Fire-stimulated rainforest seedling recruitment and vegetative regeneration in a densely grassed wet sclerophyll forest of north-eastern Australia
Paul R. Williams
Australian Journal of Botany
48(5) 651 - 658
Details of plant regeneration, combined with soil seedbank data, are documented for a densely grassed wet sclerophyll forest in north-eastern Australia. The following two hypotheses were tested: (1) that established individuals of rainforest pioneer species are killed by low to moderate intensity fires and (2) that seedling recruitment of these species is evenly distributed throughout the intervals between fires.
Both the sclerophyll and rainforest pioneer species displayed strong regenerative abilities as a response to low or moderate intensity fires. Most of the rainforest pioneer species were not killed by two recent fires but vegetatively regenerated. Alstonia muelleriana showed fire-enhanced vegetative expansion via root suckering. Both the sclerophyll and rainforest pioneer species were found to recruit seedlings primarily as a pulse in the first year or two after a fire, with limited recruitment after longer intervals between fires. This is consistent with suggestions that grass competition may limit tree recruitment. The germinable soil seedbank was dominated by rainforest pioneers, herbs and grasses, with heat treatment of the seedbank enhancing seed germination of two rainforest pioneer species. These results demonstrate the ability of rainforest pioneers to exploit the post-fire environment and indicate the complex nature of rainforest boundary dynamics. Further research into tropical rainforest expansion is required to examine the effects of fire regimes on vegetative and seedling regeneration across a range of sites.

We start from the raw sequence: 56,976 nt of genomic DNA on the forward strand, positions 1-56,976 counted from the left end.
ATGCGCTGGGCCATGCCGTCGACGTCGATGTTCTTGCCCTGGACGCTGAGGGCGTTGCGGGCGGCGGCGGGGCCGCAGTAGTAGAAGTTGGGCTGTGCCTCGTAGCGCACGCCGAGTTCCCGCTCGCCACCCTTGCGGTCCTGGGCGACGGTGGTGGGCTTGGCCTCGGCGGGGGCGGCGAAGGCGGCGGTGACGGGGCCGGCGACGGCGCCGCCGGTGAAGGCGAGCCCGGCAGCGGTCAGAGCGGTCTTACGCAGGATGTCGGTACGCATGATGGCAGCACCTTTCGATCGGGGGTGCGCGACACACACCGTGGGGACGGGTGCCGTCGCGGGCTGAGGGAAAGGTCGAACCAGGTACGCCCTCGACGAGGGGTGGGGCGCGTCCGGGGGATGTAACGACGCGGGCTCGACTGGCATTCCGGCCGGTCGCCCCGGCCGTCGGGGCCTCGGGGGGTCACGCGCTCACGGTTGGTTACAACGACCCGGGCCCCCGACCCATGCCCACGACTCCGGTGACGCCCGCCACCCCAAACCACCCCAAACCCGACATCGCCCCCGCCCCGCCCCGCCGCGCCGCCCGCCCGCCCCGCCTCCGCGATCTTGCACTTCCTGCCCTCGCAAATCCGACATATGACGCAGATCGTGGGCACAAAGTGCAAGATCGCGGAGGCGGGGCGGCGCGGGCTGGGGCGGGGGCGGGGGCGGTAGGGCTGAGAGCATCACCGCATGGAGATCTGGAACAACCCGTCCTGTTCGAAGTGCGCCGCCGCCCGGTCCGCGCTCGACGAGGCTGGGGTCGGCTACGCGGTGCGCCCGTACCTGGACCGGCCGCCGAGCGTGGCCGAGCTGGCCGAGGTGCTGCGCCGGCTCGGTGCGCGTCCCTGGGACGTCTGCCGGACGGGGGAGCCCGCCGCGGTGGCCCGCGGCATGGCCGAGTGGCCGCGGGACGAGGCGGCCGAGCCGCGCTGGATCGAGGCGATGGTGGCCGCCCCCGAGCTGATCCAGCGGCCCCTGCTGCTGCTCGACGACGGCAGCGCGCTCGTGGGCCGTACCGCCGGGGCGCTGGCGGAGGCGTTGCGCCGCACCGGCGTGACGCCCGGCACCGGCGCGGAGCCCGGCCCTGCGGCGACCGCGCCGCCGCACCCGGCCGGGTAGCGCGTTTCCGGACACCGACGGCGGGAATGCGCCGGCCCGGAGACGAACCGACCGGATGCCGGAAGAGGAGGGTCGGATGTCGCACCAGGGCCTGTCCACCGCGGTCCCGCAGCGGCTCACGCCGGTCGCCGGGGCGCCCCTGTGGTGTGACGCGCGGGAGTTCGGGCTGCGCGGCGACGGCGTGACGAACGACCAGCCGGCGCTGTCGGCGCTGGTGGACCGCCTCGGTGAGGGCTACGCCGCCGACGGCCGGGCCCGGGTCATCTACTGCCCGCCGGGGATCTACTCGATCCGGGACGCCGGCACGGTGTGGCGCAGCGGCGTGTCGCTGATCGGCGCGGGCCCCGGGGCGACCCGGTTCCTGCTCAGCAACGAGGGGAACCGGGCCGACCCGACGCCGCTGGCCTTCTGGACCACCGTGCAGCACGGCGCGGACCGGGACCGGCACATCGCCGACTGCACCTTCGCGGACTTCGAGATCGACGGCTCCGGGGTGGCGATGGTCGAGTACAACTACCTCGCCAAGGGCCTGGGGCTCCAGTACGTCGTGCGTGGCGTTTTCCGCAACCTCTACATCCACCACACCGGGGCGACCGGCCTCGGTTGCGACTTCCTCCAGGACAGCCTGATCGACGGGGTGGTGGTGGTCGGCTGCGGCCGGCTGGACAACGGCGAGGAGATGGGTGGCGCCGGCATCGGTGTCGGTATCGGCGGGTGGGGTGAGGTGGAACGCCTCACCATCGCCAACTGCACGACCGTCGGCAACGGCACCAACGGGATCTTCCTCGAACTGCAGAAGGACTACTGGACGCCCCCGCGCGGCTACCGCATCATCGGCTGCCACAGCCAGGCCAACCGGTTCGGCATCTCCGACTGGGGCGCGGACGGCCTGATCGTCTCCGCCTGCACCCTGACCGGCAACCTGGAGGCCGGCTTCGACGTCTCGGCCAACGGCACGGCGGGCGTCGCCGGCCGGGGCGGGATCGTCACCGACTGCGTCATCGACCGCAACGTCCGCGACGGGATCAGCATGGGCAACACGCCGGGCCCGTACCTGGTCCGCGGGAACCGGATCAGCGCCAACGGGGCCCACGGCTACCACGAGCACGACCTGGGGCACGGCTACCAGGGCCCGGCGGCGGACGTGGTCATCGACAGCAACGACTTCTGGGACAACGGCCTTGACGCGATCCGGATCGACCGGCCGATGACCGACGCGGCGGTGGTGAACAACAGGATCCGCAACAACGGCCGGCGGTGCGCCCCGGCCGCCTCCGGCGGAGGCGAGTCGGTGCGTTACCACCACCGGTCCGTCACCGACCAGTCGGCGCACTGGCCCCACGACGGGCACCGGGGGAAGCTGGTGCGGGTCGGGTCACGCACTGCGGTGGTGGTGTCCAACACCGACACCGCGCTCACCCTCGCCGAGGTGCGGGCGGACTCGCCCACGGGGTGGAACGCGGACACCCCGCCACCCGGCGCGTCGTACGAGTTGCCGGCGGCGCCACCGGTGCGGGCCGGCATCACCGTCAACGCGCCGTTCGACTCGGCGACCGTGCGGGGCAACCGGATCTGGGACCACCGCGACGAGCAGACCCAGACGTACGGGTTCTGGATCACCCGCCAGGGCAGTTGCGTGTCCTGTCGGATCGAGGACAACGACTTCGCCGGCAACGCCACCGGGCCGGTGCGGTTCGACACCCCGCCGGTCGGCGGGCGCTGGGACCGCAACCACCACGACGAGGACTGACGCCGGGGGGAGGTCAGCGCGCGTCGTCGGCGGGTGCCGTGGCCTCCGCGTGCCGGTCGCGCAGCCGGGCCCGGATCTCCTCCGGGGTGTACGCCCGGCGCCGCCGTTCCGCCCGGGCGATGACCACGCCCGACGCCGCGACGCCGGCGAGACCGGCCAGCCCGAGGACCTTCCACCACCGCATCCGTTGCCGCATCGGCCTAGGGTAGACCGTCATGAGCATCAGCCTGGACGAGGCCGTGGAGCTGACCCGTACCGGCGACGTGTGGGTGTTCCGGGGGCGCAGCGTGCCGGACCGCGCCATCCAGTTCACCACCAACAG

Full text doi:10.1071/BT99020
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